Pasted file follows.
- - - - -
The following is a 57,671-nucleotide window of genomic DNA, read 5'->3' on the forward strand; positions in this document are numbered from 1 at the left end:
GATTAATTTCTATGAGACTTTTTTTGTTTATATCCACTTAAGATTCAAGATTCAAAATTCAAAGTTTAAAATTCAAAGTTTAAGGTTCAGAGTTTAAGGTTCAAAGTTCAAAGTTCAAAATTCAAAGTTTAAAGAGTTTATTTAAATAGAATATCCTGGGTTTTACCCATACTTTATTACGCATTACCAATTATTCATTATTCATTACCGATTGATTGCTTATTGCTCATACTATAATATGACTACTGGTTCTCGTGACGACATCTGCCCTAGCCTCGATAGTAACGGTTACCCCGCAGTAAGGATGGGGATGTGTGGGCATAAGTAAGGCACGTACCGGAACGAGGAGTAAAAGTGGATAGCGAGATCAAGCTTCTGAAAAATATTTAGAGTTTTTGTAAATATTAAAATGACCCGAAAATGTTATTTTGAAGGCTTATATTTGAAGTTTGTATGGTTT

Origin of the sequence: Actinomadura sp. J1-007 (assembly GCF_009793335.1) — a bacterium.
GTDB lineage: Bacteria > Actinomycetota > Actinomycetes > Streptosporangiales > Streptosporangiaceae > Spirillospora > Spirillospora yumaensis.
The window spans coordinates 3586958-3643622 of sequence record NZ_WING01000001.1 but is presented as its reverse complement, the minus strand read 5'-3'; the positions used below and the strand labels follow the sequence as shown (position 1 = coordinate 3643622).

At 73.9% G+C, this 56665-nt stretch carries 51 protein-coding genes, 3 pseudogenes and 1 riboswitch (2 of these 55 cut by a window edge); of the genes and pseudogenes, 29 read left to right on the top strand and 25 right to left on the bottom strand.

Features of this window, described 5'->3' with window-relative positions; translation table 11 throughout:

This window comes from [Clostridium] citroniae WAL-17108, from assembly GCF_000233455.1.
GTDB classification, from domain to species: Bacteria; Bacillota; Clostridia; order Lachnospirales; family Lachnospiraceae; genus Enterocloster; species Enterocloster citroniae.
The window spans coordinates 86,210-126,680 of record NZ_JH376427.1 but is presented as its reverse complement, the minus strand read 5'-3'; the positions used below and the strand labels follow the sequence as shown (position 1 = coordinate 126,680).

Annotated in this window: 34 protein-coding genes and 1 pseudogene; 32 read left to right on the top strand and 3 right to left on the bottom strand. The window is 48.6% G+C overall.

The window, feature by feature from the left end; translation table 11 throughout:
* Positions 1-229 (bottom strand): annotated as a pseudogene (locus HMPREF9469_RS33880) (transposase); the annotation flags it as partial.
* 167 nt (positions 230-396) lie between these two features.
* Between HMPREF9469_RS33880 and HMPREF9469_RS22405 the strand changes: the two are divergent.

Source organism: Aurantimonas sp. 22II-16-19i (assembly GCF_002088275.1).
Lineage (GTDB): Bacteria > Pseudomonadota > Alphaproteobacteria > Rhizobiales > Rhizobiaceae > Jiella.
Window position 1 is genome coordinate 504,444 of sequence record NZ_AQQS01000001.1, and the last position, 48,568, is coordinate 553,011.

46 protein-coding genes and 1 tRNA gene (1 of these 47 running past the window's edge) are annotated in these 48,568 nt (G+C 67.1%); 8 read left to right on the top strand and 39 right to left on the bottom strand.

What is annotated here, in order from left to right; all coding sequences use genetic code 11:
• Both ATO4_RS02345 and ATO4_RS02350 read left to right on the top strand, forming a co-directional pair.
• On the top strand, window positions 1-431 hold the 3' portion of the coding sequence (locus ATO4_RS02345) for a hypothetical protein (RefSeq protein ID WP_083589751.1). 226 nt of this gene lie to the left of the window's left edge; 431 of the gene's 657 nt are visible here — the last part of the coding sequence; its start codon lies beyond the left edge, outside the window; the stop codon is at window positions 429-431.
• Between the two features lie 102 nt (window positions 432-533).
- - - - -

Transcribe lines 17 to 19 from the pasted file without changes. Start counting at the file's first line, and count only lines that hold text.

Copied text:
Lineage (GTDB): Bacteria > Pseudomonadota > Alphaproteobacteria > Rhizobiales > Rhizobiaceae > Jiella.
Window position 1 is genome coordinate 504,444 of sequence record NZ_AQQS01000001.1, and the last position, 48,568, is coordinate 553,011.

46 protein-coding genes and 1 tRNA gene (1 of these 47 running past the window's edge) are annotated in these 48,568 nt (G+C 67.1%); 8 read left to right on the top strand and 39 right to left on the bottom strand.